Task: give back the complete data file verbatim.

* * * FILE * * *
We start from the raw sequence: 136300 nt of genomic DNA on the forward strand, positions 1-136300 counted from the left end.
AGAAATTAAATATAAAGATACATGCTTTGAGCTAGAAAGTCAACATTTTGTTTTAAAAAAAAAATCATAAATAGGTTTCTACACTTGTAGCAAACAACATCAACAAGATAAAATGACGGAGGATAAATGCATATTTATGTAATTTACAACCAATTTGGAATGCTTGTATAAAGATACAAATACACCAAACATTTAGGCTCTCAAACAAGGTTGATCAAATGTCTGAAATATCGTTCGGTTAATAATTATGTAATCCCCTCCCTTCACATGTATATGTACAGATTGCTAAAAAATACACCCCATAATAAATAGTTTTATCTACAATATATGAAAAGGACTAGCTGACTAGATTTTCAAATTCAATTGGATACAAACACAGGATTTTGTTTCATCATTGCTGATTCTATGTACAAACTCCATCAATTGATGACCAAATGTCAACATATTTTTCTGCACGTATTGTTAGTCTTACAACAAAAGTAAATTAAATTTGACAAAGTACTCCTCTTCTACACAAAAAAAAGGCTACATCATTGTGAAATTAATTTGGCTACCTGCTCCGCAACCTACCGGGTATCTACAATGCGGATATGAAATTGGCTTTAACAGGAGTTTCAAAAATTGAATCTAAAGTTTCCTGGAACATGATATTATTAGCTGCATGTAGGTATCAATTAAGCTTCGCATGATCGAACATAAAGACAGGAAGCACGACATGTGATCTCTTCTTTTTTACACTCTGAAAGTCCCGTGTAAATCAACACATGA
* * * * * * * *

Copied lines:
We start from the raw sequence: 136300 nt of genomic DNA on the forward strand, positions 1-136300 counted from the left end.
AGAAATTAAATATAAAGATACATGCTTTGAGCTAGAAAGTCAACATTTTGTTTTAAAAAAAAAATCATAAATAGGTTTCTACACTTGTAGCAAACAACATCAACAAGATAAAATGACGGAGGATAAATGCATATTTATGTAATTTACAACCAATTTGGAATGCTTGTATAAAGATACAAATACACCAAACATTTAGGCTCTCAAACAAGGTTGATCAAATGTCTGAAATATCGTTCGGTTAATAATTATGTAATCCCCTCCCTTCACATGTATATGTACAGATTGCTAAAAAATACACCCCATAATAAATAGTTTTATCTACAATATATGAAAAGGACTAGCTGACTAGATTTTCAAATTCAATTGGATACAAACACAGGATTTTGTTTCATCATTGCTGATTCTATGTACAAACTCCATCAATTGATGACCAAATGTCAACATATTTTTCTGCACGTATTGTTAGTCTTACAACAAAAGTAAATTAAATTTGACAAAGTACTCCTCTTCTACACAAAAAAAAGGCTACATCATTGTGAAATTAATTTGGCTACCTGCTCCGCAACCTACCGGGTATCTACAATGCGGATATGAAATTGGCTTTAACAGGAGTTTCAAAAATTGAATCTAAAGTTTCCTGGAACATGATATTATTAGCTGCATGTAGGTATCAATTAAGCTTCGCATGATCGAACATAAAGACAGGAAGCACGACATGTGATCTCTTCTTTTTTACACTCTGAAAGTCCCGTGTAAATCAACACATGA